“Article VII, Sec. 18. The President shall be Commander-in-Chief of all armed forces of the Philippines and whenever it becomes necessary, he may call out such armed forces to prevent or suppress lawless violence, invasion or rebellion. In case of invasion or rebellion, when the public safety requires it, he may, for a period not exceeding sixty days, suspend the privilege of the writ of habeas corpus or place the Philippines or any part thereof under martial law. Within forty-eight hours from the proclamation of martial law or the suspension of the privilege of the writ of habeas corpus, the President shall submit the report in person or in writing to the Congress. The Congress, voting jointly, by a vote of at least a majority of all its Members in regular or special session, may revoke such proclamation or suspension, which revocation shall not be set aside by the President. Upon the initiative of the President, the Congress may, in the same manner, extend such proclamation or suspension for a period to be determined by Congress, if the invasion or rebellion shall persist and public safety requires it.
“The Congress, if not in session, shall, within twenty-four hours following such proclamation or suspension, convene in accordance with its rules without need of a call.
“The Supreme Court may review, in an appropriate proceeding filed by any citizen, the sufficiency of the factual basis of the proclamation of martial law or the suspension of the privilege of the writ or the extension thereof, and must promulgate its decision thereon within thirty days from its filing.
“A state of martial law does not suspend the operation of the Constitution, nor supplant the functioning of the civil courts or legislative assemblies, nor authorize the conferment of jurisdiction on military courts and agencies over civilian courts when civil courts are able to function, nor automatically suspend the privilege of the writ. The suspension of the privilege of the writ shall apply only to persons judicially charged for rebellion or offenses inherent in or directly connected with invasion.
“During the suspension of the privilege of the writ, any person thus arrested or detained shall be judicially charged within three days, otherwise he shall be released.”
DU30 is right, but he’s not the solution
DU30 is absolutely right to denounce the existing provision as an awful lot of nonsense. It is meant not to function. But whether this is the time to raise it, and whether DU30 should be the one to raise it is the question. Under the 1935 and 1973 Constitutions, the President or Prime Minister and Commander-in-Chief may declare martial law “in case of invasion, insurrection, or rebellion, or imminent danger thereof, when the public safety requires it.” The mere existence of “imminent danger” when the public safety requires it is a sufficient basis for the proclamation.
In the present Constitution, there has to be actual invasion or rebellion, when the public safety requires it, for the President to declare martial law. While the invasion or rebellion rages, the Congress is supposed to meet, without need of call, within 24 hours, the President to report to the Congress within 48 hours, and the Congress can revoke the proclamation, which revocation cannot be set aside by the President. The Supreme Court is mandated to act within 30 days on any question raised about the proclamation by any citizen.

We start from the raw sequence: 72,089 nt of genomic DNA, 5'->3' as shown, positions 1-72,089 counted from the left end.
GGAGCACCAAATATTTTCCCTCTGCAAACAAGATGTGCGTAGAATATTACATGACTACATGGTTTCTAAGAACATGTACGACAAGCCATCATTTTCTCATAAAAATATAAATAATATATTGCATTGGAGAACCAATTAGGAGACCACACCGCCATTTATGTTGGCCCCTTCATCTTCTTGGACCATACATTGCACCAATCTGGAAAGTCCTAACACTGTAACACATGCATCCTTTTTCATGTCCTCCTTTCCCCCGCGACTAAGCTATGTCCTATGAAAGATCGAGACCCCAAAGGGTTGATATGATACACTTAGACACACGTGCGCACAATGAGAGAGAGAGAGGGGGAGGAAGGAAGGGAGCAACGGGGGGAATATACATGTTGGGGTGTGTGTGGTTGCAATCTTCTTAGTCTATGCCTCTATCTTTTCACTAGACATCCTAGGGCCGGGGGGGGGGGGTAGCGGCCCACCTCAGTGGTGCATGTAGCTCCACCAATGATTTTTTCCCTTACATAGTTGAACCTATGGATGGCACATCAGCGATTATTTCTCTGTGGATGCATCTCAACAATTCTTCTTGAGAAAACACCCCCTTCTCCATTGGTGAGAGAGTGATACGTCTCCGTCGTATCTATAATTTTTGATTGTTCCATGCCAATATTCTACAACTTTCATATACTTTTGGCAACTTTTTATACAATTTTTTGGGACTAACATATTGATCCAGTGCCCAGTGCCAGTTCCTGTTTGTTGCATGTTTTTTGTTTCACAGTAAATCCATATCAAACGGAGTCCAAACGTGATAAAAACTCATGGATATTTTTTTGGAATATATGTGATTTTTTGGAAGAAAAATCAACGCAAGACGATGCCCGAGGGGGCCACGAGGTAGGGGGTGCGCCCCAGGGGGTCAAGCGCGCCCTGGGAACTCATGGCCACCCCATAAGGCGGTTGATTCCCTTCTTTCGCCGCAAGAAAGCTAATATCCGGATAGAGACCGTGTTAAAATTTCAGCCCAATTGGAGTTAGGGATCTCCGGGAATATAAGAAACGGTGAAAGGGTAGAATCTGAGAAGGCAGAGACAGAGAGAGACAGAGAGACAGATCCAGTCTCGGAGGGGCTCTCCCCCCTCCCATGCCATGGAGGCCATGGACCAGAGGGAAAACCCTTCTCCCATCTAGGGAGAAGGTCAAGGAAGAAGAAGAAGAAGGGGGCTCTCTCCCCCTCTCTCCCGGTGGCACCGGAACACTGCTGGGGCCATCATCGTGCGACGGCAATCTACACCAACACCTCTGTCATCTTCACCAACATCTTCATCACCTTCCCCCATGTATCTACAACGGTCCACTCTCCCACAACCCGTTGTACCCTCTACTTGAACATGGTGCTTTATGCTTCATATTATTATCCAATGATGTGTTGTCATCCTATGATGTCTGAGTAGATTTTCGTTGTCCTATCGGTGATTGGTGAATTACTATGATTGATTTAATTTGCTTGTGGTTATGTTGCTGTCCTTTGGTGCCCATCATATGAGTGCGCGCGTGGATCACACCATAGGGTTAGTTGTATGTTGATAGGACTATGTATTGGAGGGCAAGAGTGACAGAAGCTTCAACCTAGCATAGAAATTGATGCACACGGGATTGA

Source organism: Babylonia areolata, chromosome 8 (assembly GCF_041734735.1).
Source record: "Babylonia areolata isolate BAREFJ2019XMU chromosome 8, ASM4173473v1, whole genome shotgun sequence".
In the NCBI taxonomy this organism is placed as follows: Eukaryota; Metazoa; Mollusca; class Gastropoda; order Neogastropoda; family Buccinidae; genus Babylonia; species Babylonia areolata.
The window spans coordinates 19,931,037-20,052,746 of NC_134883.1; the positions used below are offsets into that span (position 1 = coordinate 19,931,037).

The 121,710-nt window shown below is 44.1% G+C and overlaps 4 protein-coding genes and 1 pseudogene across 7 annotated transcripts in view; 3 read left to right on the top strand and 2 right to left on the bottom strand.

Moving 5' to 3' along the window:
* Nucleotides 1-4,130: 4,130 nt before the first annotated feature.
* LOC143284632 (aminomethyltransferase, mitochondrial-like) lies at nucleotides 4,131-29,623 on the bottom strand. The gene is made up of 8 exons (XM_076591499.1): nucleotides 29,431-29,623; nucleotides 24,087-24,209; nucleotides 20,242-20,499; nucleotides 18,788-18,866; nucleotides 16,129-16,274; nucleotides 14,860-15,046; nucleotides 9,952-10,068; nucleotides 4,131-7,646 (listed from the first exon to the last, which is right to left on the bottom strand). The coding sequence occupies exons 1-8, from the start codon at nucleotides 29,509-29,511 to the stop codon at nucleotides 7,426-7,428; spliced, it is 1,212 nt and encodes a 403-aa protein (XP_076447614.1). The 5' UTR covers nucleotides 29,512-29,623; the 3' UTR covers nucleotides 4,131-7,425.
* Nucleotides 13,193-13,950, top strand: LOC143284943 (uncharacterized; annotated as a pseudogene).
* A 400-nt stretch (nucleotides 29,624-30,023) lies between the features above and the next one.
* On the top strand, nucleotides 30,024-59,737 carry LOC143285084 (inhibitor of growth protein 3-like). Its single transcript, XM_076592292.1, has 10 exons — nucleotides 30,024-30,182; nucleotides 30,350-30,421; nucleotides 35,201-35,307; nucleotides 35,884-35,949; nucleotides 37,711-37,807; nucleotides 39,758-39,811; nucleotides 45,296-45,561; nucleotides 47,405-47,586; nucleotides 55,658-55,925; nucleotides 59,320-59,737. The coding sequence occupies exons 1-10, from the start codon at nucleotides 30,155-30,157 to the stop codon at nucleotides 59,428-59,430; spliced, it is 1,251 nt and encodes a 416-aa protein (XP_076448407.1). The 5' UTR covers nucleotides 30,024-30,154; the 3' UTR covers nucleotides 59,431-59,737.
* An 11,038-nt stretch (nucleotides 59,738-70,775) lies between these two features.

The so-called commander-in-chief power is effectively placed under Congress, and it expires in 60 days even if the invasion or rebellion rages on. Can you imagine a group of grade schoolers composing anything more insane? This is one of the reasons we need to revise the Constitution, but the people, through their elected delegates, must do it, not the puppet Congress acting as surrogate of the President, who has no constitutional role to play in revising or amending the Constitution.
Since there is no risk of the country being invaded, and the communists have become coalition partners of the government, and peace talks are ongoing with the Moro rebellion, there is no reason for us to be talking of martial law as a response to invasion or rebellion.
Bullying the BSP and AMLC officials
With respect to DU30’s demand that BSP and AMLC top officials resign if they cannot please him, it is very clear we can have no illusions about his dictatorial powers. If he could have 6,000 drug suspects killed without due process, and detain more than 800,000 beyond the three-day period allowed by the suspension of the privilege of habeas corpus for those who have not been formally charged of any crime, then he obviously believes he could bully out of office anyone with a fixed term just by telling them to vacate.
Indeed, AMLC officials played politics and alowed themselves to be used during Erap Estrada’s and the late former Chief Justice Renato Corona’s impeachment trials. And Governor Tetangco has tried to curry favor with Malacañang by printing new currency bills under the new President’s signature. But not only has he a fixed term, he also draws a basic annual salary of P13 million against the President’s P4 million. This is no laughing matter.
Preparing for civil war?
Back to the drug war, there is cause for greater concern in the face of China’s offer of modern weapons to arm our policemen fighting this war. We do not need more weapons. Our so-called drug war is a one-sided war, only the police and the so-called “vigilantes” are doing the killing. Unlike in Latin America, where the drug cartels engage government forces in armed battles, those who have been killed here were totally unarmed, except after the killing when a caliber 38 revolver makes its appearance in the hands of the victim. We do not therefore need to arm the police more.
Serious analysts are concerned that Evasco and company are preparing the nation not for a wider counter-narcotics war, but for a “civil war.”